Local governments around the Strait are generally far more concerned than their senior counterparts about local damage resulting from industries’ self-regulated activities. But these lower levels of government mostly lack the capacity and legal authority to challenge initiatives favoured by Victoria and Ottawa. The larger and most vulnerable players among them, such as Vancouver, Burnaby, North Vancouver and other shoreline municipalities, will pursue whatever political means they have at their disposal to oppose the federally approved pipeline expansion project that would dramatically increase the movement of diluted bitumen through Burrard Inlet. Most First Nations, municipal and regional governments lack the technical capacity, and the defined legal authority, to participate effectively in environmental management on the Strait. But Indigenous people in particular wield considerable influence as a result of their unresolved land claims and could play a decisive role in future disputes with the province and Ottawa.

Some analysts have proposed provincial legislation that would create an integrated coastal zone management (ICZM) process. This process could involve all levels of government as well as a range of specialists and key stakeholder groups that would address and, hopefully, resolve emerging conflicts about and threats of environmental degradation on the Strait. This approach would allow more local influence over decisions about the Strait, decisions that are currently dominated by a distant federal government more often influenced by powerful industries and their lobbyists than by local interests. Echoing the sorts of reservations expressed last century by Roderick Haig-Brown, contemporary critics are skeptical that an ICZM approach can deliver the promised results. Such an approach has often proven to be a smokescreen that allows dominant players to continue to exert control over shared space and resources. Nonetheless, on a Strait threatened by large new projects with unknown and potentially disastrous consequences, even an imperfect ICZM process would be a marked improvement over the current free-for-all in which local interests are consistently steamrollered by powerful forces with deep pockets and the governments they influence.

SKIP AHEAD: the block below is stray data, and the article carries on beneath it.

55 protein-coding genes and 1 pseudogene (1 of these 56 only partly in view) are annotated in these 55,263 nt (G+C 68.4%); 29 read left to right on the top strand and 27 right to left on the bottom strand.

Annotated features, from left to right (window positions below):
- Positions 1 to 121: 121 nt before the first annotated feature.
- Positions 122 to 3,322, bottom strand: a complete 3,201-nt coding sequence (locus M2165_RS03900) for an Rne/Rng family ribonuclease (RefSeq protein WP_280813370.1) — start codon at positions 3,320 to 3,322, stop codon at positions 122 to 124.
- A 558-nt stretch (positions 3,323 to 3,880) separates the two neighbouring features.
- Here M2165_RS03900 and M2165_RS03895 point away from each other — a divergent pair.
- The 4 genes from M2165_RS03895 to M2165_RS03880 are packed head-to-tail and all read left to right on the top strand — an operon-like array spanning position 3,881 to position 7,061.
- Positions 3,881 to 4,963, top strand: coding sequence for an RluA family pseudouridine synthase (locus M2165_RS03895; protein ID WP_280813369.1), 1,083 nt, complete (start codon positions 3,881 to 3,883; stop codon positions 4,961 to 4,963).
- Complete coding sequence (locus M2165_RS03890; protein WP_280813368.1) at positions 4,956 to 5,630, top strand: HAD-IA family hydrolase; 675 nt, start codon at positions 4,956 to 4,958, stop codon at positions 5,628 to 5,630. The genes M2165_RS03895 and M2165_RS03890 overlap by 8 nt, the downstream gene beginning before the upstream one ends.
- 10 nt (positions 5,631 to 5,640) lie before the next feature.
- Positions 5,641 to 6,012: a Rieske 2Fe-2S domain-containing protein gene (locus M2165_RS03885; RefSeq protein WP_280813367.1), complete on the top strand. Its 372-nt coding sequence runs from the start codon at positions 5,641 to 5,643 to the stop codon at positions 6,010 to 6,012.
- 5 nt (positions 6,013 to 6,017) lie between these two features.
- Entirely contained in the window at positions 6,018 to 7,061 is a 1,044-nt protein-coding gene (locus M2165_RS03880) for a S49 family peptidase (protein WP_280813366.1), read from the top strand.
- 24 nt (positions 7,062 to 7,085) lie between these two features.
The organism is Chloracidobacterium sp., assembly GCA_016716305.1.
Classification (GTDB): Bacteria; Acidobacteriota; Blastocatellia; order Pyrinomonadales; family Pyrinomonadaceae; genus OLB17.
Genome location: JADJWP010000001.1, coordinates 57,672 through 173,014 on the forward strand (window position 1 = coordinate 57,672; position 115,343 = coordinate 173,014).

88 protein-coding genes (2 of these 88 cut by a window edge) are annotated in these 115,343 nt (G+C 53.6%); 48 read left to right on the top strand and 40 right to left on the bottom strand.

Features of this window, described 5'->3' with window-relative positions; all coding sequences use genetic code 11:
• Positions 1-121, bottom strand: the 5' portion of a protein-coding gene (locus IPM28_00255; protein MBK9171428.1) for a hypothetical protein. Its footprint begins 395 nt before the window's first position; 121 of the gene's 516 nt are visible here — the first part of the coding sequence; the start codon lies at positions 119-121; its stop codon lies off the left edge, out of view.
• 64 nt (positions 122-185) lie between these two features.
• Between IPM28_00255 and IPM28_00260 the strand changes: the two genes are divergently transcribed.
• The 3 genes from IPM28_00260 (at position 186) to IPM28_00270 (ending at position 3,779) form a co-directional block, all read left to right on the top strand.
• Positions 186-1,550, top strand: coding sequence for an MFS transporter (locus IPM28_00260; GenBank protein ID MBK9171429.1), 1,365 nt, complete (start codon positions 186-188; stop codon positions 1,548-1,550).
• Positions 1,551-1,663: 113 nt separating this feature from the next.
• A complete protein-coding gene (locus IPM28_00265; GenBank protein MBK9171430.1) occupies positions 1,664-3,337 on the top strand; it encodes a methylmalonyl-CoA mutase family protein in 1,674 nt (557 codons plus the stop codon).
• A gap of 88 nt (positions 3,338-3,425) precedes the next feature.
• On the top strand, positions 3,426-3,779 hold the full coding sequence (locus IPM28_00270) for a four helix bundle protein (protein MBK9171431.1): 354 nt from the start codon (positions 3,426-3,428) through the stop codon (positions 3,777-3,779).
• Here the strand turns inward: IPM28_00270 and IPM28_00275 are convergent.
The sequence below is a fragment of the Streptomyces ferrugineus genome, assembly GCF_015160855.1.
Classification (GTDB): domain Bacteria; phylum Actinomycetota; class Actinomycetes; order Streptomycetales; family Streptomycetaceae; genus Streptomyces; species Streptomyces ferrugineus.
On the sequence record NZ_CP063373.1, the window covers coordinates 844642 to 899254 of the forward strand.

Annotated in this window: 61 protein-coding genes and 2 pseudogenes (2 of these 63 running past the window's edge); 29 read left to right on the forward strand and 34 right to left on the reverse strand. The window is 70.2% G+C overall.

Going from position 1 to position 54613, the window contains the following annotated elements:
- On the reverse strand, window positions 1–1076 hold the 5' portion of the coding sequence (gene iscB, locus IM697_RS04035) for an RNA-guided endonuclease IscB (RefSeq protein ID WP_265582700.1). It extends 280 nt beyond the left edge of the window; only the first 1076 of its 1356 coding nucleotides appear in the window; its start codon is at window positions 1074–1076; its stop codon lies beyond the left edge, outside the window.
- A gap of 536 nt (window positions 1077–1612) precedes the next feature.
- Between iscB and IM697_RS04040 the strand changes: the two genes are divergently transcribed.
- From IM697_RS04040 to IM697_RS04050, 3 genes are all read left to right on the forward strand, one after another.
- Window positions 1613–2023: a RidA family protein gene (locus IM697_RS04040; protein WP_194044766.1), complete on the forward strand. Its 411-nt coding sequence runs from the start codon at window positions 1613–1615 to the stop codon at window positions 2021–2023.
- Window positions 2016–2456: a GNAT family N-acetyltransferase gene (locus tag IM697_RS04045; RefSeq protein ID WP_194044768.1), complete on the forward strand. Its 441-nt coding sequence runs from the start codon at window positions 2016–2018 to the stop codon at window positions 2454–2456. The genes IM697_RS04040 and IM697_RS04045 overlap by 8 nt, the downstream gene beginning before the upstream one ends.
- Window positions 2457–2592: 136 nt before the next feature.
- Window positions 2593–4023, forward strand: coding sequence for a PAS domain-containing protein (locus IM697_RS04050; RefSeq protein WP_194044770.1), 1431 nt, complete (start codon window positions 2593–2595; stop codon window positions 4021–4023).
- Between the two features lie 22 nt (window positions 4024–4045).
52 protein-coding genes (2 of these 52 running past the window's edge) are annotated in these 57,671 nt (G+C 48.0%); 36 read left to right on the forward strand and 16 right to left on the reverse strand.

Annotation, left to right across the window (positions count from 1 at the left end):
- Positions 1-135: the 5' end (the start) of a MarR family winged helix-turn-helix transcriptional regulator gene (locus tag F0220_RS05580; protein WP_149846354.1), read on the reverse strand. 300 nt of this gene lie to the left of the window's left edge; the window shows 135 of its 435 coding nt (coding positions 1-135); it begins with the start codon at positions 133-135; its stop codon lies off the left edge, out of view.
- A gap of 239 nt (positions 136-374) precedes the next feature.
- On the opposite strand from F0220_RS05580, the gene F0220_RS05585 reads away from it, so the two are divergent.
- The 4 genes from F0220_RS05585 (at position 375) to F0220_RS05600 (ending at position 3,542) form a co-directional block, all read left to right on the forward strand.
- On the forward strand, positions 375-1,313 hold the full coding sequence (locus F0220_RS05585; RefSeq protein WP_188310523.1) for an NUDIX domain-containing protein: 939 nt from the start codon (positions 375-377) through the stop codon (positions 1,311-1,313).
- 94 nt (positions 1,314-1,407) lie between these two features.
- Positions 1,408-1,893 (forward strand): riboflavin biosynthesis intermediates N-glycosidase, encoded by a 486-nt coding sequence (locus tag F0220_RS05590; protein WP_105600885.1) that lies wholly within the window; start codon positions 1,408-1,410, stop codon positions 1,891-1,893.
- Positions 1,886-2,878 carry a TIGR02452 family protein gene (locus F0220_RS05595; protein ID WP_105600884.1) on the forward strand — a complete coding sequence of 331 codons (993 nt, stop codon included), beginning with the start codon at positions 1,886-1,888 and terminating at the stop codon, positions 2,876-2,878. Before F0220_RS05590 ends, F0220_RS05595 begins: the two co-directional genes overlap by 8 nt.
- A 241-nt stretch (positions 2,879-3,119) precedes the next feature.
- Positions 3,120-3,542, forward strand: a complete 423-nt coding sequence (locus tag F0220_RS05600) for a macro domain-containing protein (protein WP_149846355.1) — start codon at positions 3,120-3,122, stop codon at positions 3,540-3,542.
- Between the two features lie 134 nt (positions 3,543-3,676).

Ferry service is declining

The Strait may no longer be the highway it was in the days when settlers travelled from town to town by steamship, but it is still a vital link for hundreds of thousands of people who live and work on Vancouver Island, the Mainland north of Howe Sound and the Strait’s larger islands. BC Ferries became semi-privatised in 2003 when the erstwhile provincial Crown corporation started operating as an independently managed company. Since then, the provincial government has progressively “eliminated subsidies” for what was earlier considered an essential public service. Fares on the larger ferries connecting the Lower Mainland and Vancouver Island have been increasing several times faster than the rate of inflation, and on the smaller routes fares have risen almost twice as fast again. As a result, ridership on BC Ferries plummeted, its costs soared and its “losses”—which were earlier considered the cost of operating a necessary public service—continued. Vehicle traffic in 2012 reached its lowest level in thirteen years, passenger traffic, the lowest in twenty-one years. Meanwhile, BC Ferries’ many managers were receiving a variety of bonuses.

BC Ferries’ inability to deliver service while managing costs has been predictably damaging for communities that depend on the ferries to help them move people and goods around Strait. It has been particularly hard on communities that depend on seasonal tourism and recreation for economic survival. For example, journalist Stephen Hume reported that the “tourist dependent Gulf Islands” had lost a total of 2.7 million visitor trips since the privatised BC Ferries began reducing service and raising fares. He also blamed poor ferry service for a decline of more than $1.6 billion in the value of residential properties on the islands between 2010 and 2013 alone.3 Further cuts in service and fare hikes far beyond the rate of inflation were introduced early in 2014. A large number of people—roughly 20 percent of BC’s population and most people who live on the Strait outside of Vancouver—are affected by these continuous blows. They can only hope that the province will eventually recognise the essential nature of their marine links and begin, once again, to reinforce rather than undermine them.